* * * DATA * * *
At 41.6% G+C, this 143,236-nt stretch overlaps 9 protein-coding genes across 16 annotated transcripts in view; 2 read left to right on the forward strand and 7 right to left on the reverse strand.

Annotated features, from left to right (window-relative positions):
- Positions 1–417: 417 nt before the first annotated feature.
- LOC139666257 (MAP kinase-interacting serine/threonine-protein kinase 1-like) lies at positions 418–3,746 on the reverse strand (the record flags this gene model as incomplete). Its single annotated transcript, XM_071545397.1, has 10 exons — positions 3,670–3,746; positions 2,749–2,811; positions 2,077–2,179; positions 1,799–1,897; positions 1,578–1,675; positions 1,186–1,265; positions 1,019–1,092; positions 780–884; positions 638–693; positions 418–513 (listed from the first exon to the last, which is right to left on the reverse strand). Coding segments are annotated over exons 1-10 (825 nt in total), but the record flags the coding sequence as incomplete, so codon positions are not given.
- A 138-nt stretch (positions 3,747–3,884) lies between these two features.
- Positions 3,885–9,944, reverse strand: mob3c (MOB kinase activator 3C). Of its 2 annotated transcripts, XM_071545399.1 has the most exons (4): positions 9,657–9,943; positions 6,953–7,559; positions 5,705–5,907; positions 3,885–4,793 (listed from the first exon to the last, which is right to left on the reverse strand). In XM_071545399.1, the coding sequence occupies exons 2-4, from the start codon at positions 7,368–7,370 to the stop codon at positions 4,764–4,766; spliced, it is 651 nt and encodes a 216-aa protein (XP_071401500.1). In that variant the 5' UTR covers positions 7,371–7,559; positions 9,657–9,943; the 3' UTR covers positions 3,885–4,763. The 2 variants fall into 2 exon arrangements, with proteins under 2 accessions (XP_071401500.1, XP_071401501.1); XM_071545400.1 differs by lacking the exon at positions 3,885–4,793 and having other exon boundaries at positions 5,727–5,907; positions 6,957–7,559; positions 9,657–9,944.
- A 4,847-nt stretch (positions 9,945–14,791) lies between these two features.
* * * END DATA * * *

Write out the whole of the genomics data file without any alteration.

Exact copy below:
At 41.6% G+C, this 143,236-nt stretch overlaps 9 protein-coding genes across 16 annotated transcripts in view; 2 read left to right on the forward strand and 7 right to left on the reverse strand.

Annotated features, from left to right (window-relative positions):
- Positions 1–417: 417 nt before the first annotated feature.
- LOC139666257 (MAP kinase-interacting serine/threonine-protein kinase 1-like) lies at positions 418–3,746 on the reverse strand (the record flags this gene model as incomplete). Its single annotated transcript, XM_071545397.1, has 10 exons — positions 3,670–3,746; positions 2,749–2,811; positions 2,077–2,179; positions 1,799–1,897; positions 1,578–1,675; positions 1,186–1,265; positions 1,019–1,092; positions 780–884; positions 638–693; positions 418–513 (listed from the first exon to the last, which is right to left on the reverse strand). Coding segments are annotated over exons 1-10 (825 nt in total), but the record flags the coding sequence as incomplete, so codon positions are not given.
- A 138-nt stretch (positions 3,747–3,884) lies between these two features.
- Positions 3,885–9,944, reverse strand: mob3c (MOB kinase activator 3C). Of its 2 annotated transcripts, XM_071545399.1 has the most exons (4): positions 9,657–9,943; positions 6,953–7,559; positions 5,705–5,907; positions 3,885–4,793 (listed from the first exon to the last, which is right to left on the reverse strand). In XM_071545399.1, the coding sequence occupies exons 2-4, from the start codon at positions 7,368–7,370 to the stop codon at positions 4,764–4,766; spliced, it is 651 nt and encodes a 216-aa protein (XP_071401500.1). In that variant the 5' UTR covers positions 7,371–7,559; positions 9,657–9,943; the 3' UTR covers positions 3,885–4,763. The 2 variants fall into 2 exon arrangements, with proteins under 2 accessions (XP_071401500.1, XP_071401501.1); XM_071545400.1 differs by lacking the exon at positions 3,885–4,793 and having other exon boundaries at positions 5,727–5,907; positions 6,957–7,559; positions 9,657–9,944.
- A 4,847-nt stretch (positions 9,945–14,791) lies between these two features.